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Iconic Salvation Army kettles return to Alle-Kiski Valley

Erica Hilliard | Valley News Dispatch
Kevin Bell, a Salvation Army of Allegheny Valley Corps senior soldier, stands by as Elaine Bushman, 9, of Harrison, drops coins in the Salvation Army kettle at Sam's Club at the Pittsburgh Mills shopping complex in Frazer on Tuesday, Nov. 12, 2012.

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Need is way up

The Allegheny Valley branch of the Salvation Army has served more than 21,500 people so far this year — compared with 16,000 in all of last year. That's already an increase of 5,500 people, or nearly 35 percent.

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Friday, Nov. 16, 2012, 12:41 a.m.

Some Salvation Army centers and representatives are bringing out their iconic Red Kettles at Alle-Kiski Valley stores a little early this year as they try to raise more money to satisfy growing demand.

The economy is forcing more people to seek help paying their bills and putting a holiday spread on the table and under the tree this year, Salvation Army officials say.

And the calendar is helping this year, with Thanksgiving falling on the earliest date possible. That means a few extra days that shoppers will presumably have the holiday spirit.

The Allegheny Valley branch of the Salvation Army really got a jump — it has had kettles out at stores at the Pittsburgh Mills for a few weeks as the demand for its services has risen.

“Times have changed. When the economy was doing well, we weren't serving as many people,” said Capt. Rickie Armour, captain of the Salvation Army of Allegheny Valley, which serves 10 ZIP codes from Fox Chapel to Harrison.

“We have new faces that we are seeing now,” he said. “These are people who never had to ask for anything before.”

Everything seems to be going up: Total people served by Allegheny Valley Salvation Army are up by nearly 35 percent from fiscal year 2010-11 to 2011-12, Armour said.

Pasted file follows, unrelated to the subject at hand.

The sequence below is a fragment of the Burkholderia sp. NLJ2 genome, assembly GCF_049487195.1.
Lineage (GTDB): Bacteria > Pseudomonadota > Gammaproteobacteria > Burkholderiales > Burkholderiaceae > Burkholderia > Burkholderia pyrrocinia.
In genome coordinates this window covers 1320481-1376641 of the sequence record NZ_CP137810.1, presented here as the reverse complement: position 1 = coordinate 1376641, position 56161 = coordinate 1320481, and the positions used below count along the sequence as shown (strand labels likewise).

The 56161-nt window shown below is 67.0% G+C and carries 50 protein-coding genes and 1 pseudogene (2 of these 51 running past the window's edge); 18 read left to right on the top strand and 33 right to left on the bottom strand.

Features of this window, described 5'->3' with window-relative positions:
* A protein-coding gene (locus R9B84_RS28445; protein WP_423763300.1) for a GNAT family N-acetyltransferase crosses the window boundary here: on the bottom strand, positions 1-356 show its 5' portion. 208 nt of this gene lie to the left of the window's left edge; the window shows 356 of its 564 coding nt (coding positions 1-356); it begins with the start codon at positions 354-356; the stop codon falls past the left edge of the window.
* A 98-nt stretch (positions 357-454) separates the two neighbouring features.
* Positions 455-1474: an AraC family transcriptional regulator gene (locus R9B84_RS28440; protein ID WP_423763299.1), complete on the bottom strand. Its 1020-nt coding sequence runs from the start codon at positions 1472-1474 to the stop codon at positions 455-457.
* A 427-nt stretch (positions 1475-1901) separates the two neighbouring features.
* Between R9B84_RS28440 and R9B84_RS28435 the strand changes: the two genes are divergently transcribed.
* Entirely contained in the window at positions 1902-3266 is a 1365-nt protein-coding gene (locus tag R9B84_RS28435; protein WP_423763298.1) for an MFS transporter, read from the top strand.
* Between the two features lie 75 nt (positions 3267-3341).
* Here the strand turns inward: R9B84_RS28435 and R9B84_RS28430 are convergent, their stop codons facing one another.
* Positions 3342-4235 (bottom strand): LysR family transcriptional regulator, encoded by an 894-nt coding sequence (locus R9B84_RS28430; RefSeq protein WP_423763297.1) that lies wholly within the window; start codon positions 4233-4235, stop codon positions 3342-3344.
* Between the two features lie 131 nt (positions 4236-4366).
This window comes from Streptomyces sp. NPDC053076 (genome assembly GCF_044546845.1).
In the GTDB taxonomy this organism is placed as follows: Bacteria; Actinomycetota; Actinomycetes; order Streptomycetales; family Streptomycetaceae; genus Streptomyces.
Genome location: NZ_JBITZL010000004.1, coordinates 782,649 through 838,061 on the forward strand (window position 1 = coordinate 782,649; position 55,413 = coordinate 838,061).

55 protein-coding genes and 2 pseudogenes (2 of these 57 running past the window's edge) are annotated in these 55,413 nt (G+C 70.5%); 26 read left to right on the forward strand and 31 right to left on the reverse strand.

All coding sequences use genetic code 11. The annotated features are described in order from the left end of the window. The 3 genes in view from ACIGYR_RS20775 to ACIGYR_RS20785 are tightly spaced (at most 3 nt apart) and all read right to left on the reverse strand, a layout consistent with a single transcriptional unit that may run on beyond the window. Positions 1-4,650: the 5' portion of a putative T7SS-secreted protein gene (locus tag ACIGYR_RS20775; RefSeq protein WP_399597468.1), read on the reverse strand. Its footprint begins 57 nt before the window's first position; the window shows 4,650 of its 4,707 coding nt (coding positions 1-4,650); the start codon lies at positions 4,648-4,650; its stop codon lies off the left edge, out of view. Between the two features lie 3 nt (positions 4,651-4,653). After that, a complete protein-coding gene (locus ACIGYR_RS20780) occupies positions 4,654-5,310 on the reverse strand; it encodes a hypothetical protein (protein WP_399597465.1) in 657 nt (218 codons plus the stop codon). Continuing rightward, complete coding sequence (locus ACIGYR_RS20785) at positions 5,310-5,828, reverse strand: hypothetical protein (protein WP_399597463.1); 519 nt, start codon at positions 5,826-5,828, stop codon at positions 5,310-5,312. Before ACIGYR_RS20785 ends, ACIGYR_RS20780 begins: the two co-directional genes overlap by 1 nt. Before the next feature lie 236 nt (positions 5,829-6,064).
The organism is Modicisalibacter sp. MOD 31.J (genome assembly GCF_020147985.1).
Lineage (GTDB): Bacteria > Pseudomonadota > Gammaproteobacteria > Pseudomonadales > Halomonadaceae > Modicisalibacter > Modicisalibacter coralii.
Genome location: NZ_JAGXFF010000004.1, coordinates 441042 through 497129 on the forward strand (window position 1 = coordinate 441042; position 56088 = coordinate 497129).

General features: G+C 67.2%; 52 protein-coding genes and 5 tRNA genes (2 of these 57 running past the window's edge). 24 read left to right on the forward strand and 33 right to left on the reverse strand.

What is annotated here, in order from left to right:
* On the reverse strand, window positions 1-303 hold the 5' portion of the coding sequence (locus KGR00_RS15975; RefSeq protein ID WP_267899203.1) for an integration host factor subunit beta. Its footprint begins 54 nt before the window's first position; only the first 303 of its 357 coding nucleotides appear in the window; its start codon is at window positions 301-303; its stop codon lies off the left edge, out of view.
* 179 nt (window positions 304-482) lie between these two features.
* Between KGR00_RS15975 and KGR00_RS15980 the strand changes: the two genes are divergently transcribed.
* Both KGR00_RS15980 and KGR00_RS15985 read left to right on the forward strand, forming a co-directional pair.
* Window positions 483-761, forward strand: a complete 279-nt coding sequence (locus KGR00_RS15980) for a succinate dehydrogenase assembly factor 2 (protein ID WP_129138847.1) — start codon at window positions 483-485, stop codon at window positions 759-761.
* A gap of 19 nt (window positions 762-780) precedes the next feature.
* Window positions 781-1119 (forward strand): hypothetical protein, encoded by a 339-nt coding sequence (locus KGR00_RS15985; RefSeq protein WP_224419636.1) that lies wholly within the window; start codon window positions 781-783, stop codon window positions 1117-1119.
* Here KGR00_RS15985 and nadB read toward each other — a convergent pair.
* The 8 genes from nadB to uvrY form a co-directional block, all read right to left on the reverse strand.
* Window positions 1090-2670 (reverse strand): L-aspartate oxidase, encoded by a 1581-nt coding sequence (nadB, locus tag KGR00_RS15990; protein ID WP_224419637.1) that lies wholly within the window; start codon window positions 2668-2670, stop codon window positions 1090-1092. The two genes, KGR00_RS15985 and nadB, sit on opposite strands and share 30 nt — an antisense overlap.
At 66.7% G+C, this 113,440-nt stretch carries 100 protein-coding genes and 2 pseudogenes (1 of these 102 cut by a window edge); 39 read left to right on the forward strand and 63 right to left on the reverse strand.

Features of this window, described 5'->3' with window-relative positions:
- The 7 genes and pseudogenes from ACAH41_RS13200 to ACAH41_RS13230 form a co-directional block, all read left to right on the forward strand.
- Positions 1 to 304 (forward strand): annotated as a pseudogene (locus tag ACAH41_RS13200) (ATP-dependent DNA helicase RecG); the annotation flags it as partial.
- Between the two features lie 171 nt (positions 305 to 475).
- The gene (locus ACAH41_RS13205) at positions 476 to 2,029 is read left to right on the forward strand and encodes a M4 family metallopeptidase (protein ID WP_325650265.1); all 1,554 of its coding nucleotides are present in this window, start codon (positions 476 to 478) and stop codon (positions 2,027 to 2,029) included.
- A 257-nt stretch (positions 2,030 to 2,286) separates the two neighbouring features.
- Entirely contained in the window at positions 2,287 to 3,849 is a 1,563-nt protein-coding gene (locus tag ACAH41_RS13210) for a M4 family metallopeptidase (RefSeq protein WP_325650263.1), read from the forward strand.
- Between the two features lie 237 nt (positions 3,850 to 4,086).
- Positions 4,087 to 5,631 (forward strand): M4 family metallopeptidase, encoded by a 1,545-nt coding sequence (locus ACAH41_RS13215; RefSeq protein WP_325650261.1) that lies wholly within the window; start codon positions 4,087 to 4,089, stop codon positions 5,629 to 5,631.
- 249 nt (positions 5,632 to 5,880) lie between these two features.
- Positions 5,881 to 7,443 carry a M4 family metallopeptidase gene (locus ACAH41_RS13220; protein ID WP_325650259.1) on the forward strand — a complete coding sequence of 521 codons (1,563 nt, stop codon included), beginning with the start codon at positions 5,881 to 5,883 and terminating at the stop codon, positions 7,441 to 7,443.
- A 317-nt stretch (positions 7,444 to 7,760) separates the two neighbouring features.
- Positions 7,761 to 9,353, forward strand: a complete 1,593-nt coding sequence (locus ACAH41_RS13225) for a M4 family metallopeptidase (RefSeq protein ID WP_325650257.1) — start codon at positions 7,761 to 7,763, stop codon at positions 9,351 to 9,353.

The organization has served more than 21,500 people so far this year — compared to 16,000 in all of last year, he said. That's an increase of 5,500 people already, or nearly 35 percent.

Services include rent aid and assistance for utilities, food, clothing and other needs.

Even use of Salvation Army recreation facilities like gyms and playgrounds is up by more than 150 percent for the same time period, he said.

Not surprisingly, the kettle campaign goal for Allegheny Valley is up to $150,000 this holiday season. That's up 20 percent from last year's goal of $125,000, which it reached.

“Our situation is dire,” Armour said. “We're close to turning away people. The needs are great. People need help paying for their utilities, electricity, heat and food.”

Others starting earlier, too

There are likely more Salvation Army reps starting early this year, according to Virginia Knor, Western Pennsylvania division spokeswoman.

Across its 26 county territory, the division's goal is $2.8 million, up 10 percent from $2.54 million last year.

Knor said that more than 100 kettles are out in Allegheny County, with a goal of $785,000.

As the Salvation Army has several configurations of workers and volunteers in service centers and service units, the choice of how much money and when to raise it is a local decision.

“Probably more people go out earlier than in the past if they have the ability to do so,” Knor said.

Kettles and bell ringers are out as early as Nov. 1 in some locations, she said.

“It depends on how much money needs to be raised and if the business community is amenable to going out that early,” she said. “We are at the mercy of the good will of the people who allow us to place the kettles.”

Raising money to meet demand, which has risen by about 20 percent in the past three years, for Salvation Army services has been “extremely difficult,” according to Knor.

“The amount of clients has been growing exponentially because of the economic downturn,” she said.

The region's Salvation Army has been meeting its kettle campaign goals as a whole over the last several years. But it's been tight.

“We don't know until Christmas Eve on how we are doing,” she said.

While demand for services is up, some Salvation Army units and representatives are sticking to the same holiday schedule, looking for and taking their best shots at fundraising opportunities.

Kittanning will start on Friday

The Kittanning Salvation Army Worship and Service Center will kick off its kettle campaign on Friday to coincide with Light-Up Kittanning Night, according to Lt. Amber Imhoff.

“Our plan is to make people aware,” she said. “And we're firm believers that an extra day won't help us as much as when people know what we need.

“And light-up night is the biggest event in our town as it draws thousands of people to downtown Kittanning.”

Mary Ann Thomas is a staff writer for Trib Total Media. She can be reached at 724-226-4691 or

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